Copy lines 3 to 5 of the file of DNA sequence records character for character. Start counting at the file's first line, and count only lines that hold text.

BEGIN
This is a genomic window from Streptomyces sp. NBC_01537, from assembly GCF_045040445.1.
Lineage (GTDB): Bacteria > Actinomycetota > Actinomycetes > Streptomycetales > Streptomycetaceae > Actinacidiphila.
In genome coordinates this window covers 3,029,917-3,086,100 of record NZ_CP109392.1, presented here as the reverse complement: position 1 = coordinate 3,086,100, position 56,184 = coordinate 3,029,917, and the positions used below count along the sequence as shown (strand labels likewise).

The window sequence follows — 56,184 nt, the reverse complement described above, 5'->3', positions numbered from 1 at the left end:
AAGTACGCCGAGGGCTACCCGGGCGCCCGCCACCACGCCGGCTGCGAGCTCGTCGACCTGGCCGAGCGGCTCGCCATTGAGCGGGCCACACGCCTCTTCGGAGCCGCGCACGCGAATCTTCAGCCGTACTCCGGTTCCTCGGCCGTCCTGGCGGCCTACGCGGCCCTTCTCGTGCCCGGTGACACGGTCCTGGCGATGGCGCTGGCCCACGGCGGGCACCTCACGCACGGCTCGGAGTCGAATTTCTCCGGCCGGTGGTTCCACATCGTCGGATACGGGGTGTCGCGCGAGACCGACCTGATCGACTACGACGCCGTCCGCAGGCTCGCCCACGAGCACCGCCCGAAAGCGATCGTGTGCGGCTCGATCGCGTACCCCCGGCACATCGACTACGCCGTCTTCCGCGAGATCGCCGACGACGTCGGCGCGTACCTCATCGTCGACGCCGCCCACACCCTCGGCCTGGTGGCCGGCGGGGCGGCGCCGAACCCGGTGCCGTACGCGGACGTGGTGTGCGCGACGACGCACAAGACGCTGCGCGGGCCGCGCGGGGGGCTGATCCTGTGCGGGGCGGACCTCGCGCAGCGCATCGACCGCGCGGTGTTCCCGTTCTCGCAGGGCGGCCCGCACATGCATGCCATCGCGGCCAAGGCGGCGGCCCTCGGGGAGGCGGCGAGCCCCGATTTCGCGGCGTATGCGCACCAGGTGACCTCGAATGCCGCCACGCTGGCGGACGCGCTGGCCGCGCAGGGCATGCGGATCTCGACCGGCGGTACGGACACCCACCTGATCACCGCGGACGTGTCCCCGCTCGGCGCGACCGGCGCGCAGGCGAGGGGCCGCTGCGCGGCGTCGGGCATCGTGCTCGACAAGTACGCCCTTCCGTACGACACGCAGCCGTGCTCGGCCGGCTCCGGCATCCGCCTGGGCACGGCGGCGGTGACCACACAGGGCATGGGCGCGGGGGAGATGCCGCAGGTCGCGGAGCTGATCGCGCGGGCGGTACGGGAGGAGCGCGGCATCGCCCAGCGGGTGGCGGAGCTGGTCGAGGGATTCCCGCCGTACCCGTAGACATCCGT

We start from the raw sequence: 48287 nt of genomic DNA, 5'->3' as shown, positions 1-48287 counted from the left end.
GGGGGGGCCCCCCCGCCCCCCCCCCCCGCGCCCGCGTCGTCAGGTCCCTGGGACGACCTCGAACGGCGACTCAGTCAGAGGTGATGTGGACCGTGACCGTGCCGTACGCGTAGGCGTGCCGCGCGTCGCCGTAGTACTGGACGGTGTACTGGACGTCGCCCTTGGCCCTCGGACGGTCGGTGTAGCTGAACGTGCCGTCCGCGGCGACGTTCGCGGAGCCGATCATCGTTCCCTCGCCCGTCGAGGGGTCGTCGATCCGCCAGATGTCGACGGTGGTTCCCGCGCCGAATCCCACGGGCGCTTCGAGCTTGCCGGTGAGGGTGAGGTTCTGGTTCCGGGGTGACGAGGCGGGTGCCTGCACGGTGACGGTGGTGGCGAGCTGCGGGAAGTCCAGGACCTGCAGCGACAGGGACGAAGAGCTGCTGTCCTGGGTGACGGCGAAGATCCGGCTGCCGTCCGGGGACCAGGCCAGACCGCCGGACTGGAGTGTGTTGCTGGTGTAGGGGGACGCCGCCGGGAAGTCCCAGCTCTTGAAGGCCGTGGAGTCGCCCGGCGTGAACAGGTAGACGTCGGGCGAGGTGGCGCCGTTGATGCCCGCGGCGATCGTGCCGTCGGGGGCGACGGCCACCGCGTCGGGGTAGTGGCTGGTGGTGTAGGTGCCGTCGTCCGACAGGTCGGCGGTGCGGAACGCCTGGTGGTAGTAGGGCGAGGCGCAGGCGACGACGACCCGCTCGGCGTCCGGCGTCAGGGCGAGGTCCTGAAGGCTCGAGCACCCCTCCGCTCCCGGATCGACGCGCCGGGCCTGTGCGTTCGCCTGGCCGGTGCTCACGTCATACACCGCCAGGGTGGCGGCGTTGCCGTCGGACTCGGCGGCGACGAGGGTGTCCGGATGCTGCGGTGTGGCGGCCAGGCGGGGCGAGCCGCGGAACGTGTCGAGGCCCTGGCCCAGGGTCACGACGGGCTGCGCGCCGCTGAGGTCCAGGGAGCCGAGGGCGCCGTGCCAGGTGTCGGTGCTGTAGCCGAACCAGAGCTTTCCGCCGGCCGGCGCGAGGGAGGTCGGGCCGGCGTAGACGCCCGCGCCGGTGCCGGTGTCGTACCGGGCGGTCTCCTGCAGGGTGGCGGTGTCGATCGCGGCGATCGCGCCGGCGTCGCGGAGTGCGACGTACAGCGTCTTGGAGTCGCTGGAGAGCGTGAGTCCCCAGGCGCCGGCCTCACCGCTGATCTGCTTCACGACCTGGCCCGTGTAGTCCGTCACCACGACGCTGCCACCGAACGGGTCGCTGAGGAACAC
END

In genome coordinates this window covers 3,029,917-3,086,100 of record NZ_CP109392.1, presented here as the reverse complement: position 1 = coordinate 3,086,100, position 56,184 = coordinate 3,029,917, and the positions used below count along the sequence as shown (strand labels likewise).

The window sequence follows — 56,184 nt, the reverse complement described above, 5'->3', positions numbered from 1 at the left end:
AAGTACGCCGAGGGCTACCCGGGCGCCCGCCACCACGCCGGCTGCGAGCTCGTCGACCTGGCCGAGCGGCTCGCCATTGAGCGGGCCACACGCCTCTTCGGAGCCGCGCACGCGAATCTTCAGCCGTACTCCGGTTCCTCGGCCGTCCTGGCGGCCTACGCGGCCCTTCTCGTGCCCGGTGACACGGTCCTGGCGATGGCGCTGGCCCACGGCGGGCACCTCACGCACGGCTCGGAGTCGAATTTCTCCGGCCGGTGGTTCCACATCGTCGGATACGGGGTGTCGCGCGAGACCGACCTGATCGACTACGACGCCGTCCGCAGGCTCGCCCACGAGCACCGCCCGAAAGCGATCGTGTGCGGCTCGATCGCGTACCCCCGGCACATCGACTACGCCGTCTTCCGCGAGATCGCCGACGACGTCGGCGCGTACCTCATCGTCGACGCCGCCCACACCCTCGGCCTGGTGGCCGGCGGGGCGGCGCCGAACCCGGTGCCGTACGCGGACGTGGTGTGCGCGACGACGCACAAGACGCTGCGCGGGCCGCGCGGGGGGCTGATCCTGTGCGGGGCGGACCTCGCGCAGCGCATCGACCGCGCGGTGTTCCCGTTCTCGCAGGGCGGCCCGCACATGCATGCCATCGCGGCCAAGGCGGCGGCCCTCGGGGAGGCGGCGAGCCCCGATTTCGCGGCGTATGCGCACCAGGTGACCTCGAATGCCGCCACGCTGGCGGACGCGCTGGCCGCGCAGGGCATGCGGATCTCGACCGGCGGTACGGACACCCACCTGATCACCGCGGACGTGTCCCCGCTCGGCGCGACCGGCGCGCAGGCGAGGGGCCGCTGCGCGGCGTCGGGCATCGTGCTCGACAAGTACGCCCTTCCGTACGACACGCAGCCGTGCTCGGCCGGCTCCGGCATCCGCCTGGGCACGGCGGCGGTGACCACACAGGGCATGGGCGCGGGGGAGATGCCGCAGGTCGCGGAGCTGATCGCGCGGGCGGTACGGGAGGAGCGCGGCATCGCCCAGCGGGTGGCGGAGCTGGTCGAGGGATTCCCGCCGTACCCGTAGACATCCGT